Archives September 24, 2002 admin
Advice on US Customs for Returning Residents
Posted by Foie Gras on April 29, 1998 at 08:06:43:
I post this in the hope that you can learn from my experience, since it may save you a significant amount of money. In summary, beware of being overcharged by US Customs on re-entering the US after making an expensive watch purchase overseas.
Presently, there are significant savings which can be made, in some cases, when an expensive watch is purchased overseas. This motivated me (and I’m sure has motivated others) to buy watches during trips outside the USA. I have just returned yesterday from such a trip, and brought back with me two Stainless Steel watches costing in total $7200.
Prior to leaving our shores I had some time on my hands at the airport and visited our friendly US Customs agents in Portland Oregon to register the watch I was wearing on the trip to avoid having to pay duty on it when I returned. Since the agents weren’t busy (during a lull in arrivals) I discussed the issue of watch duties with them. Surprisingly, these agents were quite knowledgeable on the subject, and opened the customs manual to the relevant pages to discuss the rules with me.
The following pertains specifically to mechanical watches of 17 or more jewels, whether self-winding or not. In summary, the first $400 (of total dutiable items) is passed free, the next $1000 is assessed a flat rate of 10%, and THEN THE FUN BEGINS!!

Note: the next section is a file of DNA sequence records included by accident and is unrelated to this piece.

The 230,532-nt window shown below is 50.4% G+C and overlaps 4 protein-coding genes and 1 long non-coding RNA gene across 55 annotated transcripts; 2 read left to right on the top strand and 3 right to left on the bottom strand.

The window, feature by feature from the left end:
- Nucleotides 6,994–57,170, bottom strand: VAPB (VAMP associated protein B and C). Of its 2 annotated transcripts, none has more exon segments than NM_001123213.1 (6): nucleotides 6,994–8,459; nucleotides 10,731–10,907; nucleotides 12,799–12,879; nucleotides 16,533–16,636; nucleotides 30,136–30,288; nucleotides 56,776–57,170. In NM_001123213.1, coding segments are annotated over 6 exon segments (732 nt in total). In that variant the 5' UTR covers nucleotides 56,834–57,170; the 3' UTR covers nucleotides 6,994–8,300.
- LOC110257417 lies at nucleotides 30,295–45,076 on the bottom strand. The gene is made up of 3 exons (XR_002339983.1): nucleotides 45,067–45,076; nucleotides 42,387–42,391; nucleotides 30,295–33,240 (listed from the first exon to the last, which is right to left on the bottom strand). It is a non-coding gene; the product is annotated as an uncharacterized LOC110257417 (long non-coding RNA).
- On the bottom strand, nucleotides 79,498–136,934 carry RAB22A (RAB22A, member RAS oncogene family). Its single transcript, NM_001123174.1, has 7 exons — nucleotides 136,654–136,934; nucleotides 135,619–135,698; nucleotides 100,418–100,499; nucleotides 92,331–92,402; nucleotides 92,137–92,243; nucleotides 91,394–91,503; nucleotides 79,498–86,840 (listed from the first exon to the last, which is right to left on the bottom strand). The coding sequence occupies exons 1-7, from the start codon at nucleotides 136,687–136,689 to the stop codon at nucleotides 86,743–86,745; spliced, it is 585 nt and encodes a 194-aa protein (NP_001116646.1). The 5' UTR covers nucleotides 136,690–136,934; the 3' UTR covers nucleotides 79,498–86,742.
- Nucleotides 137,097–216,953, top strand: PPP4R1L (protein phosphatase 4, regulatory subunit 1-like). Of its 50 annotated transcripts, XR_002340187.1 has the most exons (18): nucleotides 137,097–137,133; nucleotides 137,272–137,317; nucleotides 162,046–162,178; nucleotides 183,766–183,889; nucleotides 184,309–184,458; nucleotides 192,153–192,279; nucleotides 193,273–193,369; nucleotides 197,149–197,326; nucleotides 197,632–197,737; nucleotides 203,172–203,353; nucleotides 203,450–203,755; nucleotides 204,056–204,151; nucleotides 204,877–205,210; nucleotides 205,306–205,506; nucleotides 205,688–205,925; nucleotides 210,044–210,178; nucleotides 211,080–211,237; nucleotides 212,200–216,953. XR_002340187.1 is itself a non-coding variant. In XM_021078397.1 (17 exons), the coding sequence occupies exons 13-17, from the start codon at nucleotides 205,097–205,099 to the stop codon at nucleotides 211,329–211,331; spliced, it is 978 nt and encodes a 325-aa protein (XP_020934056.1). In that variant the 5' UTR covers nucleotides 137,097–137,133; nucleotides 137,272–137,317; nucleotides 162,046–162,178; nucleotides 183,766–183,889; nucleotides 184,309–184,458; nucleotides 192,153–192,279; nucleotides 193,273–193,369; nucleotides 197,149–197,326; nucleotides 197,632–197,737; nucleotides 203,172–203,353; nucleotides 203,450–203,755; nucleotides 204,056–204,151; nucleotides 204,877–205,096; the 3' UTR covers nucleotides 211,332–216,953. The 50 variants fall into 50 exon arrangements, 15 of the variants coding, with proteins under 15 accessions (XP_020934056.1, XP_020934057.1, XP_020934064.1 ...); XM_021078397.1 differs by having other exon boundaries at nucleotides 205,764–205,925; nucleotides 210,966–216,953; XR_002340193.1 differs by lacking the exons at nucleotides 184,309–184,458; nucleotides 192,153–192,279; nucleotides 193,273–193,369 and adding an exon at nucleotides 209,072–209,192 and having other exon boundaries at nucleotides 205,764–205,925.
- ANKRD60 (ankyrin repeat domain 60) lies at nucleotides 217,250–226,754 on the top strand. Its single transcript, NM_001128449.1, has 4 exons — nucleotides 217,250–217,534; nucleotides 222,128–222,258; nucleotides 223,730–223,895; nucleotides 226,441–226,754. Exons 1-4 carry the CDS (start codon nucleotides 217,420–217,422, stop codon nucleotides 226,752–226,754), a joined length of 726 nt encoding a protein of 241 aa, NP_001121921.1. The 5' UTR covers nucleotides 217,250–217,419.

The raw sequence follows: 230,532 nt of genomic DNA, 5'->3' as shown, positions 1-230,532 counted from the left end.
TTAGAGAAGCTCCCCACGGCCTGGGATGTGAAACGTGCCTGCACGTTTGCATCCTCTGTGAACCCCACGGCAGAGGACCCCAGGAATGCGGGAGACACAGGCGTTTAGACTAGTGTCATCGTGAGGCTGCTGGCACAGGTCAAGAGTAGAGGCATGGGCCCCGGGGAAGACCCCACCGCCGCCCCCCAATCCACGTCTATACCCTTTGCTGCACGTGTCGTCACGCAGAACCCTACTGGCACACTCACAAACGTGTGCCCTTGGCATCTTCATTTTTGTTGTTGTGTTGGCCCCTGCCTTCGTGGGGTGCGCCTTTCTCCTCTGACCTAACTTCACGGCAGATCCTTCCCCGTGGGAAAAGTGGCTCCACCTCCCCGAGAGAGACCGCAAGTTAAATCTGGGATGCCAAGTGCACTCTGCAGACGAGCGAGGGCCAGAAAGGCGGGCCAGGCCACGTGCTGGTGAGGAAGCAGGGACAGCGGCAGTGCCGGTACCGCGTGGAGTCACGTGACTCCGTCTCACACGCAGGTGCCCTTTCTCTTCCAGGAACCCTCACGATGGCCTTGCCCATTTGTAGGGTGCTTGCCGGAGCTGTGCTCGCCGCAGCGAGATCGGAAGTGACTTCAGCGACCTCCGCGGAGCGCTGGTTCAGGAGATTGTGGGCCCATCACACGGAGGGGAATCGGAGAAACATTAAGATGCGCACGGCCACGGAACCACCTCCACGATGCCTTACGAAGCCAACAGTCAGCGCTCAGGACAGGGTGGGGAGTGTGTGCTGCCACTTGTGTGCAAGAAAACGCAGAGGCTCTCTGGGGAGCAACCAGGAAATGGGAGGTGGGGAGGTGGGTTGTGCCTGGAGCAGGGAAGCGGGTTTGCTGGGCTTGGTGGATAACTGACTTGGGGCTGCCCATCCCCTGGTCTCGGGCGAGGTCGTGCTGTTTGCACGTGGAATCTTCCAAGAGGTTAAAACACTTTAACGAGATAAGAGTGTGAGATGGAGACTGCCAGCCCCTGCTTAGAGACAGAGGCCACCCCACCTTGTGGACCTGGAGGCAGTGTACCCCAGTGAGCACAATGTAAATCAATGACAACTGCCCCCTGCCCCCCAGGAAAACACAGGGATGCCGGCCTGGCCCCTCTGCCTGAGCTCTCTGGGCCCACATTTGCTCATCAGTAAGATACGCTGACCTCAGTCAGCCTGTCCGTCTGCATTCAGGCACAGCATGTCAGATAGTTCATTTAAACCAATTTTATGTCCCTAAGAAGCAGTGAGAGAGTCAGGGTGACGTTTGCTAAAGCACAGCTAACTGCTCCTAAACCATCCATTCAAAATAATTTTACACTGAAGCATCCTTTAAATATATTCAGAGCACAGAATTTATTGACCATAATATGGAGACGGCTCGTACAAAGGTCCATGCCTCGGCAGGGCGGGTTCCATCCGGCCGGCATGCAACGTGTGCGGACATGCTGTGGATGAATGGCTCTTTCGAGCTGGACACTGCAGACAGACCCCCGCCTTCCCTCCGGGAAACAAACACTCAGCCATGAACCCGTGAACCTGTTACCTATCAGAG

For a watch made of “base metal,” which would include Stainless Steel and titanium, among others, 60% of the value is assigned to the movement, which has a trivial duty of approximately $2.00, 30% to the case (which is dutied at about 5%, and 10% is assigned to the band or bracelet, which is taxed at about 11%. Therefore, the first $1400 will be
For a watch made of “precious metals,” such as gold, platinum, etc., the treatment of the first $1400 is the same as above, e.g. about 7%. Additional value is assessed at about 5% for the case which is assigned 90% of the value, and the movement gets a trivial charge for 10% of the value, or a net total of about 5% for such a watch in excess of $1400.
Please note that the initial $1400 is on the total, so if you bought several watches, you would go into the lower rates immediately on the 2nd, 3rd, etc. watches.
In any event, prior to returning to our shores, I calculated the duty owed on my purchase as approximately $250. Imagine my surprise when the first US Customs agent I encountered (in Chicago) told me I would owe 5.9% on my watches, which would have been a substantial overcharge!! I politely informed him that I thought this was too high, and he then turned me over to his supervisor who was similarly uninformed about the correct charges!! The supervisor then told me that when they add up the various duties, it is usually more than 5.9%, so they just use this number to save us
Ultimately, the supervisor found the correct pages in her manual, and I was charged $260, almost two hundred dollars less than the initial quote. As you can see, I paid a CORRECT TOTAL duty of about 3.6%, including the impact of the 7% rate on the first $1400.
The point of this post is to warn you that individual US Customs agents, in fact multiple ones at any one station, can be woefully
Hope this helps.